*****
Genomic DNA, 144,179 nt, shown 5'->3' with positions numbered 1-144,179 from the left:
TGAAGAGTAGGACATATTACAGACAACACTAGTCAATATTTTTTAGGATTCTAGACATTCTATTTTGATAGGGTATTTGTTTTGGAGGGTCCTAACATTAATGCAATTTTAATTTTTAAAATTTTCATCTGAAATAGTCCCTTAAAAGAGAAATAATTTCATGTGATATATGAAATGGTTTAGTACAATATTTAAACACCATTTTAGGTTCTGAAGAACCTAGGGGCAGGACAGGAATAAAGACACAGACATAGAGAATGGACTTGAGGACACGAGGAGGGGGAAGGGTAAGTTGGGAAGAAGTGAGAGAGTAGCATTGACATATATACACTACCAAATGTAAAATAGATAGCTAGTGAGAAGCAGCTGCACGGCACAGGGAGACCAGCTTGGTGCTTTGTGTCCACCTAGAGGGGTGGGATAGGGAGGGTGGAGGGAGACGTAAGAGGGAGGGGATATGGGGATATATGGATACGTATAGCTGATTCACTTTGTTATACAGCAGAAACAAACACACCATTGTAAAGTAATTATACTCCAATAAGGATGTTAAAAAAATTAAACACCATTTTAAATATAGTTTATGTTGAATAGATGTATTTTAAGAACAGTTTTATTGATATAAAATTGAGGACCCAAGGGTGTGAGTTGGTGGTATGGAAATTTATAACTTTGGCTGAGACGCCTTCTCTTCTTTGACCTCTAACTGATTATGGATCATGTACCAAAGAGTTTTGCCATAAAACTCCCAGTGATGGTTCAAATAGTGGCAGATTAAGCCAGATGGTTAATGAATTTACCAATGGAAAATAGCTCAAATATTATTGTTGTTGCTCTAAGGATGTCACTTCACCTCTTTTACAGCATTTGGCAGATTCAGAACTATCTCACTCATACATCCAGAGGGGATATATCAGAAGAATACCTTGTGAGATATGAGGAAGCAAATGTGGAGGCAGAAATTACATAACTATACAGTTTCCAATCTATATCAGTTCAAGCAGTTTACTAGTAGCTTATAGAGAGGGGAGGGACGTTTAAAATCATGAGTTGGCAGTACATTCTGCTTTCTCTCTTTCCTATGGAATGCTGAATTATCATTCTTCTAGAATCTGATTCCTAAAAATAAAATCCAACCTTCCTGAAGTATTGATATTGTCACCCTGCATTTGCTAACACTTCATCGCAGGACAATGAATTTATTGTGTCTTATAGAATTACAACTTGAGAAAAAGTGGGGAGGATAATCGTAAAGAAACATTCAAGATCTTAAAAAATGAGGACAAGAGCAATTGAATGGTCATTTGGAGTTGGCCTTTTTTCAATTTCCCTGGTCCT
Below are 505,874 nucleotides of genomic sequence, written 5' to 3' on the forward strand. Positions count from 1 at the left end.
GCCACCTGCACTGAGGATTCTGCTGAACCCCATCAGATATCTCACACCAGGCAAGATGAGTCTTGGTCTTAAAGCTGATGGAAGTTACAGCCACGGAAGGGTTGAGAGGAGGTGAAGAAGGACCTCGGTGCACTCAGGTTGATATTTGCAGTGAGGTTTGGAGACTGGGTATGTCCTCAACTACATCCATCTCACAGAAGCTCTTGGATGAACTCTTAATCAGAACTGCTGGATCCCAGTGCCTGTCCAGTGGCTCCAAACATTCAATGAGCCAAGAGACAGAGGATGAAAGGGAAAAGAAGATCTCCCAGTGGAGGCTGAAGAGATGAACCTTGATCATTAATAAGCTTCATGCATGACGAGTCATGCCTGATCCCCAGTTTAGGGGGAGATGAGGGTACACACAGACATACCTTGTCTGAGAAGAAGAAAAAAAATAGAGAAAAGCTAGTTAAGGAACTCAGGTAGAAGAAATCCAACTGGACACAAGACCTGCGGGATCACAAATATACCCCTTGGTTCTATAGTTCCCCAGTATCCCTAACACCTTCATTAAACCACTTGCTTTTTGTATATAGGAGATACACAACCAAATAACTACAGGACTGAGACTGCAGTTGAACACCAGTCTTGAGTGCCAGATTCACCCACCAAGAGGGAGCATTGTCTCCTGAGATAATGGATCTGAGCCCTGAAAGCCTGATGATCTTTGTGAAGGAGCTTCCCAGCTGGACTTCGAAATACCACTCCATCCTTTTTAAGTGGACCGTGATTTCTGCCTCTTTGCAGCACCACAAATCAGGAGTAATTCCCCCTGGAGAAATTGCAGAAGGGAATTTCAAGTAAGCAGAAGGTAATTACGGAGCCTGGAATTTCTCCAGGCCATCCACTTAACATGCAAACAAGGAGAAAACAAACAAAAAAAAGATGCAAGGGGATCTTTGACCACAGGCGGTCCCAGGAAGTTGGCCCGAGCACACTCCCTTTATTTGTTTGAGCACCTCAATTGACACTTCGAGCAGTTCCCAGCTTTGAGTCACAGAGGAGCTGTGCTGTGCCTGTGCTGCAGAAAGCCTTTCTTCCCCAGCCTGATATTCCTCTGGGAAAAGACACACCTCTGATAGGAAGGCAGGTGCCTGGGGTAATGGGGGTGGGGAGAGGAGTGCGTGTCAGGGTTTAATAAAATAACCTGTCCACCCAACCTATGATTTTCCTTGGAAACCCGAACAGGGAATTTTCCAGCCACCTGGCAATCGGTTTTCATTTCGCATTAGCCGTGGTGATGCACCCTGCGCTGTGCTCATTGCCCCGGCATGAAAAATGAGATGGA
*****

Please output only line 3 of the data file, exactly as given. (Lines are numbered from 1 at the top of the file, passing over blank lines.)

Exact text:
Below are 505,874 nucleotides of genomic sequence, written 5' to 3' on the forward strand. Positions count from 1 at the left end.